Tim Minchin’s musical returns to the Old Vic Theatre for a brand new run – but are critics in love with it?

(c) Manuel Harlan

The Guardian: **** “So much of that is down to Tim Minchin. His music is fine if relentless, with songs coming thick and fast at first, none of the tunes memorable. But his lyrics are a blast, zinging with clever, quick wit. The show glows with bursts of comic brilliance as a result, and slightly better songs in the second half, such as Playing Nancy (sung by Eve Norris), about the woes of being a single, small-town woman, and If I Had My Time Again.”

iNews: **** “Director Matthew Warchus and composer/lyricist Tim Minchin were the creative power pairing behind the all-conquering Matilda the Musical. Global smash-hit magic doesn’t quite happen for a second time with this musical, which follows weatherman Phil Connors, who is seemingly destined to live out the same February day for ever. Yet the duo certainly know a thing or two about putting together an appealing show – and there is much to savour in a sharp, spiky story about saving oneself.”

Evening Standard: **** “Karl is well cast as Connors: smooth, cynical, with a hint of Patrick Bateman psychosis under the surface.” 

Broadway World: ***** “The production is a masterclass in stage craft; there is a brilliantly realised car chase, and a section where Phil repeatedly tries to kill himself, only to magically reappear elsewhere on stage, is simply magnificent.”

British Theatre.com: ***** “Andy Karl at its centre is a miracle of driving energy, his physical comedy irresistible from the scornful athleticism of his beginnings to his manic runs for escape or diversion (the drunk truck scene is a masterpiece of staging and lighting).  And there are small things too: A  kind of sigh rose from somewhere close to me in the enraptured audience at his morning line “There will be mornings when you’re utterly defeated by your laces’.”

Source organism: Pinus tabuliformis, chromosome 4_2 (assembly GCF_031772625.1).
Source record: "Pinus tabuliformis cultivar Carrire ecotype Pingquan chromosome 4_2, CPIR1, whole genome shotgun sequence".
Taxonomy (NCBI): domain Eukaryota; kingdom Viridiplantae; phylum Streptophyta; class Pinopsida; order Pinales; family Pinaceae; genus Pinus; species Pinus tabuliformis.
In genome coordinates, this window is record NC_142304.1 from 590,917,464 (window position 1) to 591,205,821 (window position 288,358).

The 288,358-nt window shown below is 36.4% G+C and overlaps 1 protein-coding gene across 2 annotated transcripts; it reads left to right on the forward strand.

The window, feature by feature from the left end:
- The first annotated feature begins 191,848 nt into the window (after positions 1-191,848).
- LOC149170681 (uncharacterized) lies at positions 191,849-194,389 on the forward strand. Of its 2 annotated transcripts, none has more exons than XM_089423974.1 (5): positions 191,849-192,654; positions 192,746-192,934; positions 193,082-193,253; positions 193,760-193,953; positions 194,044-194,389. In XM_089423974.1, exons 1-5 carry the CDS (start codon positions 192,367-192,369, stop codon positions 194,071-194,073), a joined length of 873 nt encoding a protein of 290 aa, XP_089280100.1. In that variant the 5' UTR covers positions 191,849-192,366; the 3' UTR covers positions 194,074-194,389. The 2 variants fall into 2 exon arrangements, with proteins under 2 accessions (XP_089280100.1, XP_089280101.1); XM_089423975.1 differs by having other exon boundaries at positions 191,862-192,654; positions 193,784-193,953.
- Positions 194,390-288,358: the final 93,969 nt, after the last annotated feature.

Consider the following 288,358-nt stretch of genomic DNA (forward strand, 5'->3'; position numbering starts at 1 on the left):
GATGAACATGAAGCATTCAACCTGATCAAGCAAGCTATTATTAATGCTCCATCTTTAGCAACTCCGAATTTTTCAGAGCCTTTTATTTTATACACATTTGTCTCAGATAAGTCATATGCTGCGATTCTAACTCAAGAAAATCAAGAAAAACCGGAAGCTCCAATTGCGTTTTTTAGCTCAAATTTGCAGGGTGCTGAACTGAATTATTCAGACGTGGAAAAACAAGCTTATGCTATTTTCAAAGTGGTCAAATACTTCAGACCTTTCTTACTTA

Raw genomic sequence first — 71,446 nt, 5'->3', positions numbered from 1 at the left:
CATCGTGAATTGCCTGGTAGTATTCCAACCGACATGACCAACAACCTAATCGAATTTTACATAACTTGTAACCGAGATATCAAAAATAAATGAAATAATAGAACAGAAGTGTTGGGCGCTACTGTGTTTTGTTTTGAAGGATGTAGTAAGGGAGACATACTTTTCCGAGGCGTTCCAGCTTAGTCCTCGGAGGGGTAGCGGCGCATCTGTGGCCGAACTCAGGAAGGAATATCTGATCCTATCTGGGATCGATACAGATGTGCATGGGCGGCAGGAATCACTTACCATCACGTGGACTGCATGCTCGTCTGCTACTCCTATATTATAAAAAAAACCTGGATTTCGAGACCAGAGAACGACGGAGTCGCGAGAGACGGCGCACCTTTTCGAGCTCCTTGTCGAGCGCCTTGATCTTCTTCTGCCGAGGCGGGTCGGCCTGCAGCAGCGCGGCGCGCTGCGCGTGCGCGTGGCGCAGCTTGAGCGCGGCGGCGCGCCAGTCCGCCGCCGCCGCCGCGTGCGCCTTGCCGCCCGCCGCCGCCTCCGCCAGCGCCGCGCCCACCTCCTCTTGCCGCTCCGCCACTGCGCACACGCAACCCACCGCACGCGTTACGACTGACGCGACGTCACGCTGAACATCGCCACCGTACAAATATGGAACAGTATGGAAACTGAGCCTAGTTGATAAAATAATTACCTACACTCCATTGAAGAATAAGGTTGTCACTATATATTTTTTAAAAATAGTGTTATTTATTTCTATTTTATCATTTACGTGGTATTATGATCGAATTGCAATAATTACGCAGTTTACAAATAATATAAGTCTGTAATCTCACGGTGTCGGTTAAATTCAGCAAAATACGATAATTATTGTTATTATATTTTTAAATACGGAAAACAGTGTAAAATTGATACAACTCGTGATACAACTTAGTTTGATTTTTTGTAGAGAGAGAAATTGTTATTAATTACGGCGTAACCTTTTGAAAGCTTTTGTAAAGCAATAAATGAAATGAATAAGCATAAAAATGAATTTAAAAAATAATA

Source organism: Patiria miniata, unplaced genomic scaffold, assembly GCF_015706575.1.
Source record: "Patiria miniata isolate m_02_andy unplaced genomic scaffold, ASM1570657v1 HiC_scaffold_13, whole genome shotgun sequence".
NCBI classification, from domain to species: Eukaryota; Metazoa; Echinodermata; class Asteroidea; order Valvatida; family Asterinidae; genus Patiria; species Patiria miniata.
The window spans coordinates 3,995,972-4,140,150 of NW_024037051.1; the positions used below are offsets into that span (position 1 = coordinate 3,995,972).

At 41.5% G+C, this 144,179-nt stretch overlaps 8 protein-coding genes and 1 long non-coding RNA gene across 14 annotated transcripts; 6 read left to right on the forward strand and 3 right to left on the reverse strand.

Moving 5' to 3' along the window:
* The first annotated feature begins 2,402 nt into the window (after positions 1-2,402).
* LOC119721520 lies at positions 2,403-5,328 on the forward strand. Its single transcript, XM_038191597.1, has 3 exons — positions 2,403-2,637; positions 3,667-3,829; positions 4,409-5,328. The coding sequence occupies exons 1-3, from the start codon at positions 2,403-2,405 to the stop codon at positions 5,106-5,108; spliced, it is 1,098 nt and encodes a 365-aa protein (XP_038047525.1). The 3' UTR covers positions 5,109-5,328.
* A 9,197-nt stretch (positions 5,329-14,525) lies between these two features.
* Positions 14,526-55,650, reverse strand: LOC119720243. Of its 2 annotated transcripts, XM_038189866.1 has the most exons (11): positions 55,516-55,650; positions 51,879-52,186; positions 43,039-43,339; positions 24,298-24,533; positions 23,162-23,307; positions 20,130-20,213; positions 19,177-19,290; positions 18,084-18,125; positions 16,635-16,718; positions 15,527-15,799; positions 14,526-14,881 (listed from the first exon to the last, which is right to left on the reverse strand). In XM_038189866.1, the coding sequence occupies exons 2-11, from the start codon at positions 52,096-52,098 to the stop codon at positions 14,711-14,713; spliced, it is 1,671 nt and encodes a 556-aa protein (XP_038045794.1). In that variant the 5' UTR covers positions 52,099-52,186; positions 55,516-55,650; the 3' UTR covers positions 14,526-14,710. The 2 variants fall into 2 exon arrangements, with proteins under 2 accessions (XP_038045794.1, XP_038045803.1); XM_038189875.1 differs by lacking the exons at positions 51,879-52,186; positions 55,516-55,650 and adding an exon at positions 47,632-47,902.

Time Out: ***** “Ultimately, ‘Groundhog Day’ is a surprisingly profound exploration of how to live a good life by appreciating the wonder and specialness in the everyday: Rob Howell’s beautifully detailed set design seems to blossom as Phil’s cynicism melts away. It feels like a snowy American echo of another Old Vic hit, ‘A Christmas Carol’ – and one that also deserves to run, and run, and run.”

West End Best Friend: ***** “To say that Danny Rubin’s book takes you on a journey would be an understatement, as the original screenplay has truly been given the space to breathe on stage. Laugh-out-loud comedy and high emotion create the perfect blend of philosophical study and fulfilling evening entertainment. The utmost attention has been paid to chiselling out the very best of the film and then broadening it, allowing even the smaller characters to have their moment in the spotlight, as they teach Phil everything he needs to know without sounding like a prescribed lecture.”

The Stage: **** “Sharp, dark musical from Danny Rubin and the Matilda dream team, starring Andy Karl, makes a triumphant return.”

The Arts Desk: **** “Leading it again, Karl is still a galvanising force, perpetually in motion and hardly ever offstage. And with Matthew Warchus back in the director’s chair, the piece is as full-on, raucous and tricky as before.”

City Am: *** “Ultimately, Groundhog Day just isn’t a piece of theatre: rather it’s a dizzying attempt at recreating a film. There are some high notes but the ferocious hauling in and out of set pieces and the general air of chaos ends up leaving you shaken.”

The Reviews Hub: *** “Rob Howell’s set, a backdrop of miniature houses, onto which a revolving selection of bar, diner, and a dingy bedroom transition, cleverly evokes the small-town feel. If nothing else, you will leave this show wanting to see the original 1993 film again. Andy Karl’s version of Connors is a lot more poisonous than even Bill Murray’s misanthrope, which perhaps suits these more caustic, fractious times better.”

London Unattached: “Does Groundhog Day work as a musical? Certainly it does, although perhaps it is an unlikely vehicle for a story that encapsulates philosophical ideas from Buddhism to Nietzsche. All the component parts are in place – great lyrics, fine singing, great sets and visual effects, good choreography and ensemble work. It is a fun night of  entertainment with deeper layers of meaning and message about how to live one’s life.”

London Theatre.co.uk: ***** “Lets hope Groundhog Day makes it to the West End this time, so we can savour its brilliance again, and again, and again…”

The Telegraph: ***** “Tim Minchin’s musical adaptation of the famous 1993 film has head, heart and spark, and capitalises cleverly on its stuck-in-a-groove theme.”

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